You're probably familiar with the marshmallow test.
As a quick reminder, it was a study done on young children, who all presumably liked marshmallows. One by one, researchers led kids to a room with a single marshmallow on a table. The researchers mentioned that they had to go, but that if the marshmallow was still on the table when they returned, they would give the kid two marshmallows.
After 15 to 20 minutes of locking the child with temptation, the researcher would return and fulfill their promise.
In follow up studies many years later, they found that children who "delayed gratification" had better test scores as young adults, among other measurements of "competence".
The message from this study was clear - delay gratification and you'll be more successful.
Now, this is a nice little story, but life isn't so neat. Optimizing for the long term isn't as simple as doing things that are slightly difficult now, in order to reap compound rewards in the future.
I believe that optimizing for the future requires leading a life that generates a lot of "latent value". Let me show you a few examples of what I'm talking about.
In the party game Code Names, 25 cards are laid out on a table, each containing a single word. There are two teams, each who has a spymaster and a group of guessers. The spymasters have access to a "map" that informs them which cards are theirs and which ones are their opponents. In alternating fashion, the opposing spymasters give their team a clue - a word and a number. The word is a hint, and the number conveys how many cards the hint applies to.
The goal, of course, is to get your team to guess all of the words before the other team guesses theirs.
There is an interesting strategy where an ambitious spymaster will provide a clue that that applies to a large number of words. Quite often, this gamble doesn’t pan out. Despite the lack of success, it was not for nought. In later rounds, this failed clue provides the backdrop for future clues. With this additional context, future guesses become slightly easier.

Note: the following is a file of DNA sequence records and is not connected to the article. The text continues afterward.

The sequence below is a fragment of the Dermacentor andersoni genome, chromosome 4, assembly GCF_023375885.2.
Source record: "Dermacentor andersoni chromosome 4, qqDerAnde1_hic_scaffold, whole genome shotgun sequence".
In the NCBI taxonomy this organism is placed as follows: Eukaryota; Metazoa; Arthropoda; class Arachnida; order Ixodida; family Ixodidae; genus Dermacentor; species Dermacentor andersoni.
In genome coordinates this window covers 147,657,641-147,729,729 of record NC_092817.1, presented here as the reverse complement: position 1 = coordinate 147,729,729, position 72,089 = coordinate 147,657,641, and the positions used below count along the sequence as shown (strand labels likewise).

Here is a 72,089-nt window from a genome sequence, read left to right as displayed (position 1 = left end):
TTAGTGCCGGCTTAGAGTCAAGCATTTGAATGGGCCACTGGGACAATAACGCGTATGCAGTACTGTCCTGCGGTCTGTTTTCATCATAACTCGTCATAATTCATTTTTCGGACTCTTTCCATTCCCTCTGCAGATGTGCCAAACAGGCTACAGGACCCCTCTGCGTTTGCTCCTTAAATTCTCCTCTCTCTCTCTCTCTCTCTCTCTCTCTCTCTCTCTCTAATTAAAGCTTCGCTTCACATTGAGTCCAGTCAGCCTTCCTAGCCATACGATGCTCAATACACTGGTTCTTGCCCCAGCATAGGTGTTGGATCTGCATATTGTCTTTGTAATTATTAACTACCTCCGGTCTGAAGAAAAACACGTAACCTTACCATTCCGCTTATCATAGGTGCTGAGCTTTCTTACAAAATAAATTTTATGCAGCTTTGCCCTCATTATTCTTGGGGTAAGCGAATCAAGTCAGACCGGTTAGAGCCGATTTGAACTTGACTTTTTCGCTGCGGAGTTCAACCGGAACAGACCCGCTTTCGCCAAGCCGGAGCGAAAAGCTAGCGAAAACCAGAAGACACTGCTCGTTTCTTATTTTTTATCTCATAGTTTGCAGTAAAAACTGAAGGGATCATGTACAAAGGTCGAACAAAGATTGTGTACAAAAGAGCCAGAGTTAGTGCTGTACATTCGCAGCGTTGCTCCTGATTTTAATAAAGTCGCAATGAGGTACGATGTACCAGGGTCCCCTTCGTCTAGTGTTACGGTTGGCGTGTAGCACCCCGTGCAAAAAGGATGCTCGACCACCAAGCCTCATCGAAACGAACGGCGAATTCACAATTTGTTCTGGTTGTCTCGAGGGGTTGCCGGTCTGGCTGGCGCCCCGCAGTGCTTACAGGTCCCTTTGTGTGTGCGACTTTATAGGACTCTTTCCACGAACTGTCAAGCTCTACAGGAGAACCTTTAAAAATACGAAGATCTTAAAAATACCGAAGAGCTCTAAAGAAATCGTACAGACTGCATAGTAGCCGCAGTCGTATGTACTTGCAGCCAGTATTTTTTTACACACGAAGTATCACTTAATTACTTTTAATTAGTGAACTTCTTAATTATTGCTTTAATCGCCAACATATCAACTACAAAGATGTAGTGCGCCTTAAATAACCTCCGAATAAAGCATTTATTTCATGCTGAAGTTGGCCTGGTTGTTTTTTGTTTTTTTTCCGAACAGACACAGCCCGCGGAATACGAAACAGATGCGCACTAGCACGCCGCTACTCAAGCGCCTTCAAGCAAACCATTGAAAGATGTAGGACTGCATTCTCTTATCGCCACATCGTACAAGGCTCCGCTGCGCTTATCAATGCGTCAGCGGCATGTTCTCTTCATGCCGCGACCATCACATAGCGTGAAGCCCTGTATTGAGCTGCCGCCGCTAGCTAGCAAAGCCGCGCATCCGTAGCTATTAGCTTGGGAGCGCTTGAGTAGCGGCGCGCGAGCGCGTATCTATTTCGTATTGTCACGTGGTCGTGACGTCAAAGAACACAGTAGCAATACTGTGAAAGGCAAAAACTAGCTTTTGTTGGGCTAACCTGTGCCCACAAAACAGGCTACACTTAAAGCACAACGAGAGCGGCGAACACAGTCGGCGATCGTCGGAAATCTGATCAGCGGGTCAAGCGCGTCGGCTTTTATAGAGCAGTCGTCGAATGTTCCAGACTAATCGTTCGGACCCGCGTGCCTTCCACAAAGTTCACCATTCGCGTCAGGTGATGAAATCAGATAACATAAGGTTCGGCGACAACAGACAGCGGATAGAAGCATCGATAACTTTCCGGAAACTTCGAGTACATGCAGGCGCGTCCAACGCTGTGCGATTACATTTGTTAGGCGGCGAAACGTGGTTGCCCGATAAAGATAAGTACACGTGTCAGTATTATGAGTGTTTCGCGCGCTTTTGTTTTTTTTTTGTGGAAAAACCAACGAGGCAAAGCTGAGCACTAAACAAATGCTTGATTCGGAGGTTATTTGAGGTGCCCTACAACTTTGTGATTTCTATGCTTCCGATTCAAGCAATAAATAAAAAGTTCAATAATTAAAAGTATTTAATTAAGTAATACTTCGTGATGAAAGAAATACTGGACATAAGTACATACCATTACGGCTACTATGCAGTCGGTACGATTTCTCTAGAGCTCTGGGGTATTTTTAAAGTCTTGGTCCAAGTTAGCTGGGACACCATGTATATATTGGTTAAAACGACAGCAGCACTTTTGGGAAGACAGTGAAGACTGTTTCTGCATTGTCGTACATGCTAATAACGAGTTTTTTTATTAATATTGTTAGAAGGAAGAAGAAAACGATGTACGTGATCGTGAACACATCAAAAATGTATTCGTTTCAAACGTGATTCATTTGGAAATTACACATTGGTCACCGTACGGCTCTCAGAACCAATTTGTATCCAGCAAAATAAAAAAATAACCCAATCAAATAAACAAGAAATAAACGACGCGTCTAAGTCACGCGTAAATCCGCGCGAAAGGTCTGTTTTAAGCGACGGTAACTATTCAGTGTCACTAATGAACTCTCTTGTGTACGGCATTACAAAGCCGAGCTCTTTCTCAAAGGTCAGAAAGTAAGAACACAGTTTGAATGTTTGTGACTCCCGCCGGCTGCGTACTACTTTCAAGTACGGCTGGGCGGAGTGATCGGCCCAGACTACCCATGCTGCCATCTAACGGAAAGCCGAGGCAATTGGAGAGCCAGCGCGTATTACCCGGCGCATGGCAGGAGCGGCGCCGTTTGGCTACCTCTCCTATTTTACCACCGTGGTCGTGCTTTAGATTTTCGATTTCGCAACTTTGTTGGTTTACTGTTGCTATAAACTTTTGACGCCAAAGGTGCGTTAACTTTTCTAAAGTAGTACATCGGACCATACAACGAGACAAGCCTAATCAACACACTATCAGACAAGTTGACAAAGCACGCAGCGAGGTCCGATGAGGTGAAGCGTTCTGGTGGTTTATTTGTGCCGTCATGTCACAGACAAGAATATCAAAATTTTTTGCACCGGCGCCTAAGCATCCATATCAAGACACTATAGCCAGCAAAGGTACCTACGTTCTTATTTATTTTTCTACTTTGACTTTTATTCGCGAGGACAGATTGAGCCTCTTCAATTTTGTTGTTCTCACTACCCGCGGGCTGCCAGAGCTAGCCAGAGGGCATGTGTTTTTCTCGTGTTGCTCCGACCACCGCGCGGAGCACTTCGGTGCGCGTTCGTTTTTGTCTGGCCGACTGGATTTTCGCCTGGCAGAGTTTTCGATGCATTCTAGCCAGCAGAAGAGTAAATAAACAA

Teams can reap the rewards of their previously failed ambition.
Before he fell off the proverbial cliff, M. Night Shyamalan was creating movies with mind bending plot twists.
One of his better films is the movie "Signs", in which aliens invade some generic farm in the American midwest.
I don't remember much from the film, except for the fact that there's a little girl and throughout the movie she's grabbing cups for water, and leaving them around the house unfinished.
The cups end up everywhere and it's a huge nuisance to the rest of the family.
But - plot development! - it turns out that water burns alien flesh as if it's acid. Towards the end of the movie, all these cups of water become useful weapons as the family fends off the alien invasion.
The family was saved by their little girl's previously annoying habit of leaving cups of water all over the house. What seemed useless and possibly annoying, became useful much later.
My mom likes to counsel me “不走弯路”/”bù zǒu wānlù”. It translates to “don’t take the winding path” - the implication being that if you’re trying to get from point A to point B, the best route is the straight line.
Yes, it's a bit annoying to hear this, but I know what my mom is trying to say. She's conveying cautionary tales with those four words - of people that she's seen, and of paths she's taken herself.
But it's also true that life doesn't always work out the way you draw it up. You might beeline for a path of success, only to realize that you've changed and you hate the thing you've been chasing.
I don't have great advice here, but I do think there's an alternative to optimizing for guaranteed success. Rather, try to live a life that generates latent value. Trying hard things and failing. Doing things that feel nautral and energize you. These are the seeds of latent value.
Who knows, your YouTube creator failed ambitions might just open up a path to becoming the defender of our planet from aliens.